The variation of the mass to charge ratio transmission or ejection functions of the first and second windows with time may be known from knowledge of how the voltages applied to the mass filter or ion trap vary with time.

Steps a) and b) may comprise:defining or obtaining model signals for a plurality of said species of ions; superimposing the model signals to form a composite model signal; and comparing the composite signal to the ion signal from the detector; or defining or obtaining a model signal for only a single species of ion as a composite model signal, and comparing that signal to the ion signal from the detector.

The method may comprise calculating a goodness of fit between the composite model signal and the ion signal from the detector; wherein if the goodness of fit indicates that the composite model signal and said ion signal match to within a predetermined convergence criterion, then the composite model signal is considered to match the ion signal.

The convergence criterion may be a threshold probability or tolerance value.

The method may be an iterative method comprising the steps of : (i) modifying the amplitude and/or mass to charge ratio of one or more of said at least one species of ions modelled to provide said at least one model signal, (ii) comparing the resulting composite signal to the ion signal output from the detector, and (iii) calculating a goodness of fit between this composite signal and the ion signal output from the detector; wherein steps (i)-(iii) are repeatedly performed in an iterative manner until the goodness of fit between the composite signal and the ion signal output from the detector match to within said convergence criterion.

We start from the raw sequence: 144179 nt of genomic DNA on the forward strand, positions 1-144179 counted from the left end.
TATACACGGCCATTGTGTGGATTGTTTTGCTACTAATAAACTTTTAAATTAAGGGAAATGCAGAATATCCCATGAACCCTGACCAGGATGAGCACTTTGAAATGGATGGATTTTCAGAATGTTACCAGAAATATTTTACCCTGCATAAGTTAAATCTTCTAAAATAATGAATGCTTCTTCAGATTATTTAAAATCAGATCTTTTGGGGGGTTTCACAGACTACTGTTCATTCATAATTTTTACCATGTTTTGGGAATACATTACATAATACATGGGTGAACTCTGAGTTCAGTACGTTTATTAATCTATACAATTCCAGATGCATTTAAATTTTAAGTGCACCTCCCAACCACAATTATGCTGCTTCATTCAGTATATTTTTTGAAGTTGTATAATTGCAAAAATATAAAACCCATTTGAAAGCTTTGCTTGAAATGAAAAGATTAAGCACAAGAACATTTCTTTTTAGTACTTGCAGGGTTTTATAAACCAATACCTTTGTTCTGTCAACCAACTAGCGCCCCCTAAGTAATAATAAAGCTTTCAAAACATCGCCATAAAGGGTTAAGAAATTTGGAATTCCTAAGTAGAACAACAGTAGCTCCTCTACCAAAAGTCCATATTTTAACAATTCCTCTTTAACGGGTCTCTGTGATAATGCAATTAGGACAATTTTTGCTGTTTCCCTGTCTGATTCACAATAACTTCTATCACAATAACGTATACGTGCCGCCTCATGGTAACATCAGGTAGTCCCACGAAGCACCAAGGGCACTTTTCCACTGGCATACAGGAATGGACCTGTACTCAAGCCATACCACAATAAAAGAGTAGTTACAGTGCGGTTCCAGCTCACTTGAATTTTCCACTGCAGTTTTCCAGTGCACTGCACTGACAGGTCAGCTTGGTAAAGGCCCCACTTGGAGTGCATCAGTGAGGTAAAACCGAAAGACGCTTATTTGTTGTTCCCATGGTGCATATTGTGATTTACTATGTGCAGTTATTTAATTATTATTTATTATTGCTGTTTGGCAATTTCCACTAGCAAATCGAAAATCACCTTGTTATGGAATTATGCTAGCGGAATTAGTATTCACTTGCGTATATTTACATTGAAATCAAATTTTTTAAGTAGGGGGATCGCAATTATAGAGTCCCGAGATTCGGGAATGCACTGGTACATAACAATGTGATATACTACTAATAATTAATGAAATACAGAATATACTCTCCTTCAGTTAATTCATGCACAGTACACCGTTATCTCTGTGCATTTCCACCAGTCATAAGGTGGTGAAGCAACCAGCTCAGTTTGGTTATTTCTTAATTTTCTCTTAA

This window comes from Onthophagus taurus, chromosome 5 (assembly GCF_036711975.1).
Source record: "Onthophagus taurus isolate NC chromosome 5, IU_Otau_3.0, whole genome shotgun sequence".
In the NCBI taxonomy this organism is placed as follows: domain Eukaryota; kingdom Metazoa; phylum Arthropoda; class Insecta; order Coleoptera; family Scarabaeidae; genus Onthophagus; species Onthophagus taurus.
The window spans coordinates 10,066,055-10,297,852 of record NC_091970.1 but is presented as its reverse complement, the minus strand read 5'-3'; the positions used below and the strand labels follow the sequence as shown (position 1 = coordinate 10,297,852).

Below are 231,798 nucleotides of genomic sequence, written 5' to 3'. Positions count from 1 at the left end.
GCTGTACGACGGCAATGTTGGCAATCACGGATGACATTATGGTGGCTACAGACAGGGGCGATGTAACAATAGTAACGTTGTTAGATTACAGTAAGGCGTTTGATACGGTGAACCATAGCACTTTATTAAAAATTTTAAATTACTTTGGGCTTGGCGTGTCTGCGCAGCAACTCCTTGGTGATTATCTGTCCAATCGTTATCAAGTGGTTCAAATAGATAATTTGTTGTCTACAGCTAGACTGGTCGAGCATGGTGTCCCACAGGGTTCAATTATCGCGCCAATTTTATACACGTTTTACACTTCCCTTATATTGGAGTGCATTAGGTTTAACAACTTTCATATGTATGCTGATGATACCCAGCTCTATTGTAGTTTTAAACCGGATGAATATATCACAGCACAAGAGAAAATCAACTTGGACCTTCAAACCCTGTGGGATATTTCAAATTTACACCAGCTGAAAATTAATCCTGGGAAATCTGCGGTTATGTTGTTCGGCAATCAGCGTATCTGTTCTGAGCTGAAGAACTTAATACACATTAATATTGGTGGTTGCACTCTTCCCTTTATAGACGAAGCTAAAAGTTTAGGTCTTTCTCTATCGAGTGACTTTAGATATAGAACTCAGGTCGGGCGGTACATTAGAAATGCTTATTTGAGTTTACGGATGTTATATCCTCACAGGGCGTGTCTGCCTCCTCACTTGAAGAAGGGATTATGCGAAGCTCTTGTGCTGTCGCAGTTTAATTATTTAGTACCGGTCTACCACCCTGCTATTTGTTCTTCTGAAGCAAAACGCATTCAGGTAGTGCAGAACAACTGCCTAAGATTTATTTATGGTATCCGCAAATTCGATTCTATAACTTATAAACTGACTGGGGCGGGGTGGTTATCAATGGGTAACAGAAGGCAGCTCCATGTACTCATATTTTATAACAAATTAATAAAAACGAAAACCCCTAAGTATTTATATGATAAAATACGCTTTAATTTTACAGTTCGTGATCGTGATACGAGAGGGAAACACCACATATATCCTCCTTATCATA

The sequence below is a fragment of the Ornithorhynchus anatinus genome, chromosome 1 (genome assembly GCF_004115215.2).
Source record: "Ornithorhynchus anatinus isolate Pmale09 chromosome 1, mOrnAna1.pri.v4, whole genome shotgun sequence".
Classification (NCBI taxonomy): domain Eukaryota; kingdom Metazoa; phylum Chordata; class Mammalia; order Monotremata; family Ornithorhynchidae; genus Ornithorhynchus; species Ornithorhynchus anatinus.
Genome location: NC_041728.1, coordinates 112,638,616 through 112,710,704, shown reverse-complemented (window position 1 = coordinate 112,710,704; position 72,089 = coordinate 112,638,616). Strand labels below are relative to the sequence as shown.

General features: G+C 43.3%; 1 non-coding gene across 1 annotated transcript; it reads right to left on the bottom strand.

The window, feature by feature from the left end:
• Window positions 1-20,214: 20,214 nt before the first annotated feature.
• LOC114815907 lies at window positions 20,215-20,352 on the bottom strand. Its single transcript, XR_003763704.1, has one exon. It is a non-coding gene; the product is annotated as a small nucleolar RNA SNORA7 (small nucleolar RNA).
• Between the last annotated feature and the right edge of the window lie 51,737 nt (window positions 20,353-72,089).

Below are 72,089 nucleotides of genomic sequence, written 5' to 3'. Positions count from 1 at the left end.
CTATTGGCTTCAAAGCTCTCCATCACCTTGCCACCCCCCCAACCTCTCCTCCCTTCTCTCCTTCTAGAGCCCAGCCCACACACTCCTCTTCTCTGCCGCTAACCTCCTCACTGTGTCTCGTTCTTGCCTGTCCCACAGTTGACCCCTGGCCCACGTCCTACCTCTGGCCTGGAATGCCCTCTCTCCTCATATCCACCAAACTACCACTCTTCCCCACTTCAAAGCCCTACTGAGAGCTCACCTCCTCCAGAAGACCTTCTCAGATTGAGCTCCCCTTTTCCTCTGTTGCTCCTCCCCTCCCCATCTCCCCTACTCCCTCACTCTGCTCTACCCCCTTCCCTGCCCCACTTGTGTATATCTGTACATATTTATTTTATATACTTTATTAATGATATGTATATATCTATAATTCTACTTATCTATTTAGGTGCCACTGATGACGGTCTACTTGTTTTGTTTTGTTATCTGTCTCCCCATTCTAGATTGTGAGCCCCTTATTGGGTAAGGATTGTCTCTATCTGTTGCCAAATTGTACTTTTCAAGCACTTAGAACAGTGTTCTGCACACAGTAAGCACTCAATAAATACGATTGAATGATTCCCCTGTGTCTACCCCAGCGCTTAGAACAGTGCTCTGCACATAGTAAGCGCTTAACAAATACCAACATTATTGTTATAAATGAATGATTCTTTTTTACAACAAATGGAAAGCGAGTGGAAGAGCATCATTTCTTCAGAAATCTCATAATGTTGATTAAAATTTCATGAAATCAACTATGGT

The iterative process may be a Markov Chain Monte Carlo method.

The convergence criterion may be maximum likelihood, maximum entropy, or maximum a posteriori (MAP).

The goodness of fit may be the probability of the detector output ion signal given the model signal(s).

The step of deconvolving the data comprises using a least squares or non-negative least squares algorithm; or a filter diagonalisaltion method.

When the composite model signal is considered to match the ion signal then said plurality of said species of ions, or said single species of ion, may be determined to have been transmitted or ejected by the first and/or second windows.